Kilroy was here, graffiti inside of Fort Knox vault. Kilroy was the name of a rivet inspector of WWII ships which were produced so fast they weren't painted, so his drawings of a face peeking out and the phrase "Kilroy was here", meant to mark where one riveter's work ended and another began (so they couldn't cheat on payroll) were seen everywhere by soldiers on the ships, and then copied by them.
"may have originated through U.S. servicemen who would draw the doodle & text on walls where they were stationed or encamped... German intelligence found the phrase on captured American equipment.. leading Adolf Hitler to believe that Kilroy could be the codename of a high-level Allied spy...War photographer Robert Capa noted a use of the phrase.."On the black, charred walls of an abandoned barn, scrawled in white chalk, was the legend of McAuliffe's GIs: KILROY WAS STUCK HERE".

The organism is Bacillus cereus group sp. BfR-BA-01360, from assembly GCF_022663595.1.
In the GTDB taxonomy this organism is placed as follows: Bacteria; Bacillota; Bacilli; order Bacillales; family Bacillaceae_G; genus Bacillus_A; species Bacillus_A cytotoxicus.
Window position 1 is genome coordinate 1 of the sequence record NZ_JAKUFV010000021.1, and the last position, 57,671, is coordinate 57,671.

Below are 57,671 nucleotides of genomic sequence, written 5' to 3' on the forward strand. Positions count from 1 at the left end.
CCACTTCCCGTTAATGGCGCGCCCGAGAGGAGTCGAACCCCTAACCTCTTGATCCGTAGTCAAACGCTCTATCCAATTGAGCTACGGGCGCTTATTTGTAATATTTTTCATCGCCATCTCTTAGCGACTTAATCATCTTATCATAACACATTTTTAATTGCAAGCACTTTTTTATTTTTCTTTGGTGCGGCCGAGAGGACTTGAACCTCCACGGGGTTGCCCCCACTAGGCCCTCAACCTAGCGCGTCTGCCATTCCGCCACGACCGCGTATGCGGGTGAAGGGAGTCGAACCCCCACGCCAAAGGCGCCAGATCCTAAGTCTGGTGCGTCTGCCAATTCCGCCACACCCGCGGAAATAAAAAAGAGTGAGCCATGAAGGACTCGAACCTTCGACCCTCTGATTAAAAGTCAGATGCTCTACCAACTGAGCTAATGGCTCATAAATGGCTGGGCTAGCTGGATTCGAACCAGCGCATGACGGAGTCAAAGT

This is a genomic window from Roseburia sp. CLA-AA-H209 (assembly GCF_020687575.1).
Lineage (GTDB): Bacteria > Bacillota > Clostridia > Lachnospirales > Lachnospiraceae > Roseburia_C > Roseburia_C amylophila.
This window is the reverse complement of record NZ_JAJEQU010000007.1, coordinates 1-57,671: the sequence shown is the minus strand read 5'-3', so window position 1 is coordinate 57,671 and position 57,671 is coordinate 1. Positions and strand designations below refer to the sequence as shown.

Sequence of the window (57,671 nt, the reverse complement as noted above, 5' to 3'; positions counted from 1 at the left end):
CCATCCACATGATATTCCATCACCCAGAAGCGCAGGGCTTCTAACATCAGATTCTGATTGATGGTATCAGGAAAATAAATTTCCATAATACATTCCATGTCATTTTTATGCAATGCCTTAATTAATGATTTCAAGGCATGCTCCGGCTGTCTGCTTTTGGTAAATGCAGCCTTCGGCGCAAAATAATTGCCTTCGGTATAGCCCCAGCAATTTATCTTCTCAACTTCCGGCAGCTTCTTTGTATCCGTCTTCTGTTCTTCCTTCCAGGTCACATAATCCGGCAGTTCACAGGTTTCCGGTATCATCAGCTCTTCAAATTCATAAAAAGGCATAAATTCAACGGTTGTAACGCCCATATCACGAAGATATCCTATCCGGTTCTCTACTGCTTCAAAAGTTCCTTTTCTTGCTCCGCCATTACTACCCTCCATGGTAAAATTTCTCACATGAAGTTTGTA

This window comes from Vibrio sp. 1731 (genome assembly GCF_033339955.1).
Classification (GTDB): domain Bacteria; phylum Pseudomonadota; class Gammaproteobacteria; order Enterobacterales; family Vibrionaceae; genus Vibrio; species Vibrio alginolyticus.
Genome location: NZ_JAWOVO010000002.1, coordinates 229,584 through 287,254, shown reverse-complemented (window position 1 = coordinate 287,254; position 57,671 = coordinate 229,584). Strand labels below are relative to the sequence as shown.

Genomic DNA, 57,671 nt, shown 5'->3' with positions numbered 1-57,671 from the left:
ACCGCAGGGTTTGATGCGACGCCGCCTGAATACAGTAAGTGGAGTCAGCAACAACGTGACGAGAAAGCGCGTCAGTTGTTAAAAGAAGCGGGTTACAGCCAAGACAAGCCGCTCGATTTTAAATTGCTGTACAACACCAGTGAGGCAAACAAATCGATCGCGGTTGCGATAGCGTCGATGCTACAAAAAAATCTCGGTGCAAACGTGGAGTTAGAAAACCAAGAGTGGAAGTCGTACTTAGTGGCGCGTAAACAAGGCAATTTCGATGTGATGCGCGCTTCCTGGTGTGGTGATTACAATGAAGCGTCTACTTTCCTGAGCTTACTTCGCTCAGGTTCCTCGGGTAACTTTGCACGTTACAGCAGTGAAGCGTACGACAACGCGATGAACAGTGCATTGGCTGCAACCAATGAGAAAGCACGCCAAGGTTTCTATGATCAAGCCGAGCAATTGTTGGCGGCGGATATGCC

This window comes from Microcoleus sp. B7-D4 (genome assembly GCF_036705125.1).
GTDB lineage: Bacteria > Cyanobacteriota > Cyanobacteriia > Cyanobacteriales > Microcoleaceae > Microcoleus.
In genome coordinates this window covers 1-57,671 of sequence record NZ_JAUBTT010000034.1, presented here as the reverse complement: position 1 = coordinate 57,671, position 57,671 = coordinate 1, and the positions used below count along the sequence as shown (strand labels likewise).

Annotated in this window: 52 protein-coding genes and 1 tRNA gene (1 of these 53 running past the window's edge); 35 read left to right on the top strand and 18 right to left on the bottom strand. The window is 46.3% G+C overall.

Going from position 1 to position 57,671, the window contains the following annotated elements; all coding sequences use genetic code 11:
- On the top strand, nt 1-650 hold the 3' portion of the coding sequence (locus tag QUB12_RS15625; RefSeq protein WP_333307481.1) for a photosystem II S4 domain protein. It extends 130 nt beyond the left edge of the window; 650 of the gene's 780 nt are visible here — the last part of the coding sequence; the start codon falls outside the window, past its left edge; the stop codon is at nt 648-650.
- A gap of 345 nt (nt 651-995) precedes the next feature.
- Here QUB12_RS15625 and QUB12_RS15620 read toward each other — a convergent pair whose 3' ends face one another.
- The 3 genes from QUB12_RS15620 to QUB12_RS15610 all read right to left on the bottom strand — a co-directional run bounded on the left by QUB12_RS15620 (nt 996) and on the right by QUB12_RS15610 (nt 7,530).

Kilroy was here is an American popular culture expression that became popular during World War II; it is typically seen in graffiti. Its origins are debated, but the phrase and the distinctive accompanying doodle—a bald-headed man (possibly with a few hairs) with a prominent nose peeking over a wall with the fingers of each hand clutching the wall—became associated with GI's in the 1940s.
Legend #1: This Legend of how "Kilroy was here" starts is with James J. Kilroy, a shipyard inspector during WWII. He chalked the words on bulkheads to show that he had been there and inspected the riveting in the newly constructed ship. To the troops in those ships, however, it was a complete mystery — all they knew for sure was that he had "been there first." As a joke, they began placing the graffiti wherever they (the US forces) landed or went, claiming it was already there when they…